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American Civility

ENGL 016.305
instructor(s):
TR 9-10:30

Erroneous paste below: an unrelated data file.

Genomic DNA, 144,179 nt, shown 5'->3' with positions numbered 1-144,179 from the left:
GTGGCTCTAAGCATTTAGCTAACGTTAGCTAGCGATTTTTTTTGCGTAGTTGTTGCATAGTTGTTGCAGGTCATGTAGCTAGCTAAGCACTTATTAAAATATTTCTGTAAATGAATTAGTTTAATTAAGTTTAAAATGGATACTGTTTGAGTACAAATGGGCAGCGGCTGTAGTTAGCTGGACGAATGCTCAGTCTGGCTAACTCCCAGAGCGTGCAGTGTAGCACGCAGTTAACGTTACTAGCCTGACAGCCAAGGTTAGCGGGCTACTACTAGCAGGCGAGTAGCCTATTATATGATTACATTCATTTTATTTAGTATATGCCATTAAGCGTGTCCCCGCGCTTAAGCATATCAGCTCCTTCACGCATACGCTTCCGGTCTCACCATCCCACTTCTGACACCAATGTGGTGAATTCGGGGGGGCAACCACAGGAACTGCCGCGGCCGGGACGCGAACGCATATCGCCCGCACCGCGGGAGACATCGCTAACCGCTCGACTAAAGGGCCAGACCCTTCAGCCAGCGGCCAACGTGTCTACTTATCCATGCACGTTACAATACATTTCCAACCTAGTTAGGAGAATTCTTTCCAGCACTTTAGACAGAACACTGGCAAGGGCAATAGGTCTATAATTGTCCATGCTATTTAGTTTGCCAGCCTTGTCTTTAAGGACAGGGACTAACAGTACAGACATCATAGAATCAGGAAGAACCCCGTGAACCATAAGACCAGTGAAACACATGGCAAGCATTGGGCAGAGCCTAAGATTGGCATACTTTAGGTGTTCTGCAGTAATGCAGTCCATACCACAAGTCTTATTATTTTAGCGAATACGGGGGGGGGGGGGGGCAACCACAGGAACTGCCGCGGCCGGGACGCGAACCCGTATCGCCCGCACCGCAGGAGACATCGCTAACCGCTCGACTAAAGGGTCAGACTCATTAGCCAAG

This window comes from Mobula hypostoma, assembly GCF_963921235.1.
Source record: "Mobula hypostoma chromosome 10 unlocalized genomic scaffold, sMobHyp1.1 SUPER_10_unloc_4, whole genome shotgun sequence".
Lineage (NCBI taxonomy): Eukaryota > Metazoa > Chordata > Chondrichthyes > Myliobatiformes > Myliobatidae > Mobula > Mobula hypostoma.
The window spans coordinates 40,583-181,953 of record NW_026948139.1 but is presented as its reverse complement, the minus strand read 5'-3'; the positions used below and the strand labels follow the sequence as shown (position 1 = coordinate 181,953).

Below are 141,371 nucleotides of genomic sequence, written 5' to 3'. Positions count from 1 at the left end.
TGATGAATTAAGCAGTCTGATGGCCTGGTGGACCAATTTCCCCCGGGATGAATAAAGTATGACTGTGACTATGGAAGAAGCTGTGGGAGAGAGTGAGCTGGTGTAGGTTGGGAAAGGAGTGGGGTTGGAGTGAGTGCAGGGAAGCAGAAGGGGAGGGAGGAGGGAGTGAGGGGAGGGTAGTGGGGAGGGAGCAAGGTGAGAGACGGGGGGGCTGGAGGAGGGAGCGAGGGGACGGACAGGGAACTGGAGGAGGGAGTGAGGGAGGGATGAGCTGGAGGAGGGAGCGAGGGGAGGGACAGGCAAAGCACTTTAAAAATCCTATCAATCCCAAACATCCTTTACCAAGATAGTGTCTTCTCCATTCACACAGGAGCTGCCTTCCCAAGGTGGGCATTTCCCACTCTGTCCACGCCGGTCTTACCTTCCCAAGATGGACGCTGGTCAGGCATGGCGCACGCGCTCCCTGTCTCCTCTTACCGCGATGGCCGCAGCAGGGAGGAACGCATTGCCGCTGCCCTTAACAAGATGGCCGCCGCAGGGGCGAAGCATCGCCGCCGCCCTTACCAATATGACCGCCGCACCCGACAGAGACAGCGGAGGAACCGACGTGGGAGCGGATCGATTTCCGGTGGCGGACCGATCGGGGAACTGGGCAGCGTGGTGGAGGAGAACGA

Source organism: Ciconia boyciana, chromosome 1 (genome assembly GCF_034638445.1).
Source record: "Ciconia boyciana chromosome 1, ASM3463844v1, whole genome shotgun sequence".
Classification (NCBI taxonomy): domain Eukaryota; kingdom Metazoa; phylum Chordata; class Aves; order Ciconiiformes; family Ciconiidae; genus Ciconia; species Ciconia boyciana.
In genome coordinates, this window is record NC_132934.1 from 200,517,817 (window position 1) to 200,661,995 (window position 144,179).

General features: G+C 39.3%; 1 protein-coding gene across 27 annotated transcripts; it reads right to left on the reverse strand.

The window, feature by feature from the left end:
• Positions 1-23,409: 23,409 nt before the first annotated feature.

At this time of global upheaval, when Americans are using words like "civilized" and "barbaric" to organize their understandings of current events, it seems worthwhile to consider the development of such concepts in American culture. This course engages with American literature¹s imagery of civilization and savagery. In the American literary tradition, the "land of the free, home of the brave" often appears as an untamed wilderness -- the untainted territory of "natural man." And, alternately, American writers have figured their nation¹s sophistication in opposition to other nations and peoples, depicting the United States as a model society of republican virtue, populated by democratically cultivated citizens. Through our readings of course texts, we will examine American writers¹ responses to social movements and historical conditions that have contributed to changing conceptions of the "nature" and culture of the American people. We will investigate early Americans¹ fascination with descriptions of vast untamed lands full of rustic pioneers and Indians, and ask how later writers' responses to such institutions and conditions as American slavery, immigration, class unrest, gender inequality, and racial tensions revisited and revised powerful ideologies that produced Americans' notions of civilization. (Distribution)